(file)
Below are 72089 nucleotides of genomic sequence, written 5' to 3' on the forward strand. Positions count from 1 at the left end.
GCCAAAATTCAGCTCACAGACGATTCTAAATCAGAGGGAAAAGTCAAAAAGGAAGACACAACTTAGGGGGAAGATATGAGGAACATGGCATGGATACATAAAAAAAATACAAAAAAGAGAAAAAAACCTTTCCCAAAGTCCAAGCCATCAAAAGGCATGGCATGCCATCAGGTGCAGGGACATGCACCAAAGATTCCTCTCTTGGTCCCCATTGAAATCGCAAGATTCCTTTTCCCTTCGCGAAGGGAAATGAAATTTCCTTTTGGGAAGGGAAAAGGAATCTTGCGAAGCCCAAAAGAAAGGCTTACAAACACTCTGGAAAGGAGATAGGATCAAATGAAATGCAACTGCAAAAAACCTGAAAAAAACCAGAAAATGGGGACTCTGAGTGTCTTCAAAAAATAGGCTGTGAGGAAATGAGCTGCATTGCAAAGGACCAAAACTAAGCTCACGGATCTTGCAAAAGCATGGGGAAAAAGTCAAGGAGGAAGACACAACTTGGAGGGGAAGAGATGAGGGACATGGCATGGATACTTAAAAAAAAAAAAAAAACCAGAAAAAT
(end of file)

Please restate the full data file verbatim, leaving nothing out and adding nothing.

Below are 72089 nucleotides of genomic sequence, written 5' to 3' on the forward strand. Positions count from 1 at the left end.
GCCAAAATTCAGCTCACAGACGATTCTAAATCAGAGGGAAAAGTCAAAAAGGAAGACACAACTTAGGGGGAAGATATGAGGAACATGGCATGGATACATAAAAAAAATACAAAAAAGAGAAAAAAACCTTTCCCAAAGTCCAAGCCATCAAAAGGCATGGCATGCCATCAGGTGCAGGGACATGCACCAAAGATTCCTCTCTTGGTCCCCATTGAAATCGCAAGATTCCTTTTCCCTTCGCGAAGGGAAATGAAATTTCCTTTTGGGAAGGGAAAAGGAATCTTGCGAAGCCCAAAAGAAAGGCTTACAAACACTCTGGAAAGGAGATAGGATCAAATGAAATGCAACTGCAAAAAACCTGAAAAAAACCAGAAAATGGGGACTCTGAGTGTCTTCAAAAAATAGGCTGTGAGGAAATGAGCTGCATTGCAAAGGACCAAAACTAAGCTCACGGATCTTGCAAAAGCATGGGGAAAAAGTCAAGGAGGAAGACACAACTTGGAGGGGAAGAGATGAGGGACATGGCATGGATACTTAAAAAAAAAAAAAAAACCAGAAAAAT